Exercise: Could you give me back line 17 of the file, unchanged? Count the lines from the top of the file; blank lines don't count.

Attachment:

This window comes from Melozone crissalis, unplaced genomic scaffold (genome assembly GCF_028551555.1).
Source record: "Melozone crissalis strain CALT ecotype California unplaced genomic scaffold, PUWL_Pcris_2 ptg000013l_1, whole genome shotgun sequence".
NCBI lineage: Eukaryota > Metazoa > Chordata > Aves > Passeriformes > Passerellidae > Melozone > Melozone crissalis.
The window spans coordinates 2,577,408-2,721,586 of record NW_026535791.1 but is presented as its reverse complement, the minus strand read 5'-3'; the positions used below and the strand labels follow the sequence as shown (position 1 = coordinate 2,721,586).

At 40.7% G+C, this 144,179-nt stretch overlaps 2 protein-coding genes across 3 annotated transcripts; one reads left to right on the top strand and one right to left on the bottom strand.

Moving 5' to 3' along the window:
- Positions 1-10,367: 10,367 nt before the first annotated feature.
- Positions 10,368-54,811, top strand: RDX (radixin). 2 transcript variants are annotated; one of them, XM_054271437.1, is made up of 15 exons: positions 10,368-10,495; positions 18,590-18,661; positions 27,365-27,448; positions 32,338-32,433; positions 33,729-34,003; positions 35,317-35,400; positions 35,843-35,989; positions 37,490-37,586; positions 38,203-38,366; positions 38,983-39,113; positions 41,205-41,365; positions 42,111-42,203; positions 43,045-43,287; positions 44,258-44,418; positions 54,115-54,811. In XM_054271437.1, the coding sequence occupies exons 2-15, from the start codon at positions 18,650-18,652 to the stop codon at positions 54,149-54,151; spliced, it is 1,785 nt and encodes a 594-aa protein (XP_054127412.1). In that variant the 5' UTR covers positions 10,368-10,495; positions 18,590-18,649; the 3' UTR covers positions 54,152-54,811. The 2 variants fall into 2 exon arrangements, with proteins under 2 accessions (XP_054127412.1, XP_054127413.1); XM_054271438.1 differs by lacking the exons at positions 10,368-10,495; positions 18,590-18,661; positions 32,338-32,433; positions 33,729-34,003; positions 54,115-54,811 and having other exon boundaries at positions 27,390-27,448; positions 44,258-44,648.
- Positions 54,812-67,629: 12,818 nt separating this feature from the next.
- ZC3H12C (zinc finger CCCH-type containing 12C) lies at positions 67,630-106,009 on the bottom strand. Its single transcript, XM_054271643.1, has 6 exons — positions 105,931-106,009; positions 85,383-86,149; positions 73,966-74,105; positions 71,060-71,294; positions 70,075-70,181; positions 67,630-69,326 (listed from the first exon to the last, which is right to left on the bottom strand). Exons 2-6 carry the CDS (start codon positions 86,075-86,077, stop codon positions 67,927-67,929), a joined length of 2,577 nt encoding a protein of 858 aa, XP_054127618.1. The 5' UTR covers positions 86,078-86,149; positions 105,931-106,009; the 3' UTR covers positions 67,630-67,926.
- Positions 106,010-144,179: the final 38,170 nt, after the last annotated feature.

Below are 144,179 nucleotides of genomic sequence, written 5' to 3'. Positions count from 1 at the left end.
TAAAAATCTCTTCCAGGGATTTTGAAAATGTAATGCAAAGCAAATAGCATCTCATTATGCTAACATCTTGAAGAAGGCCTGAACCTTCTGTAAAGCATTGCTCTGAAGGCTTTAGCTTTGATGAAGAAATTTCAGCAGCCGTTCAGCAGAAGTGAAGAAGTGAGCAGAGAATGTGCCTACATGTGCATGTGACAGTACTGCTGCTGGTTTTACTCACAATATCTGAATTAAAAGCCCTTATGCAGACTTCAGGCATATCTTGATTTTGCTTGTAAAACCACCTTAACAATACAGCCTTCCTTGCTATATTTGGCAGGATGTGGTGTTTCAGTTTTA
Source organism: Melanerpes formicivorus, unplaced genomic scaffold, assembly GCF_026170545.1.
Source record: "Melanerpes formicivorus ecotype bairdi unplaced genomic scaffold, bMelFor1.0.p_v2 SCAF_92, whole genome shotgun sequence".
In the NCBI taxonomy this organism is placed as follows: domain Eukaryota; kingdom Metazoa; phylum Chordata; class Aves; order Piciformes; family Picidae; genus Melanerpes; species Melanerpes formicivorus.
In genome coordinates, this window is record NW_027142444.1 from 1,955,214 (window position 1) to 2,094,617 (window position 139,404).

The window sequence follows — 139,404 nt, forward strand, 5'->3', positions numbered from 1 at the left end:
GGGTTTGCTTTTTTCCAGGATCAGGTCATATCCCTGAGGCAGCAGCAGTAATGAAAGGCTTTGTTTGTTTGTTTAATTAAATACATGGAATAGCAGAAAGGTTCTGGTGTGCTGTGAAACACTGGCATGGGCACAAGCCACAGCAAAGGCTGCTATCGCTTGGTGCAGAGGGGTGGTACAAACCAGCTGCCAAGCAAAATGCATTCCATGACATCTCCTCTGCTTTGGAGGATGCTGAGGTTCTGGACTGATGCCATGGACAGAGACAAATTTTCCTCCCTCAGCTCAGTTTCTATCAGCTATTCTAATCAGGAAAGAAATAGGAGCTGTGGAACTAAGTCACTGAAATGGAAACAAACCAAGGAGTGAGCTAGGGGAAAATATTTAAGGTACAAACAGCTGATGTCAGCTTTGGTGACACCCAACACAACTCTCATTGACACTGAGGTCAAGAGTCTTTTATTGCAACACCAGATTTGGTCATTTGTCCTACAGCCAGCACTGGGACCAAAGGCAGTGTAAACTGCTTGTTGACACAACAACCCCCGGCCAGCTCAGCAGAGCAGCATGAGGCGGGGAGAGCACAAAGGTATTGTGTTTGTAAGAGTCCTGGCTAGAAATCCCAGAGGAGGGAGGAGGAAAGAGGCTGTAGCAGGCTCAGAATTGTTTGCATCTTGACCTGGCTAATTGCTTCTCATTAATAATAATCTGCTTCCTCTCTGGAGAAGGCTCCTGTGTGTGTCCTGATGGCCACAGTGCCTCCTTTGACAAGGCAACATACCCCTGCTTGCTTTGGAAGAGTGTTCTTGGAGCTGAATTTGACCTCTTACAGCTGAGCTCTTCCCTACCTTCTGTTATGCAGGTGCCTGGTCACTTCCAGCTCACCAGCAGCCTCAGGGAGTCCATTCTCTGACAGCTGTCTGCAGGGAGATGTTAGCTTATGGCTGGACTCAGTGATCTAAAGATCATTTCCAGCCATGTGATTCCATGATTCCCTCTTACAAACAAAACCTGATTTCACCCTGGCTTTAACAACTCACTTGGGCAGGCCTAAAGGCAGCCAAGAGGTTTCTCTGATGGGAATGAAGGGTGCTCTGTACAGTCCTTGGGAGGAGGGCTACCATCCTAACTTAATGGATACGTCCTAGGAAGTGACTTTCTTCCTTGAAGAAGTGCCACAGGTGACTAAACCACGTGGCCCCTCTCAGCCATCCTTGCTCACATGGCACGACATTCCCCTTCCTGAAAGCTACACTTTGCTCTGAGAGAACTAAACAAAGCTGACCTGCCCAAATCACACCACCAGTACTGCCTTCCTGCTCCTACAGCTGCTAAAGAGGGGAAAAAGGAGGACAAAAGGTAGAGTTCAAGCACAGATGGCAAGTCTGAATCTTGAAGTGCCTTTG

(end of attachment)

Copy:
In genome coordinates, this window is record NW_027142444.1 from 1,955,214 (window position 1) to 2,094,617 (window position 139,404).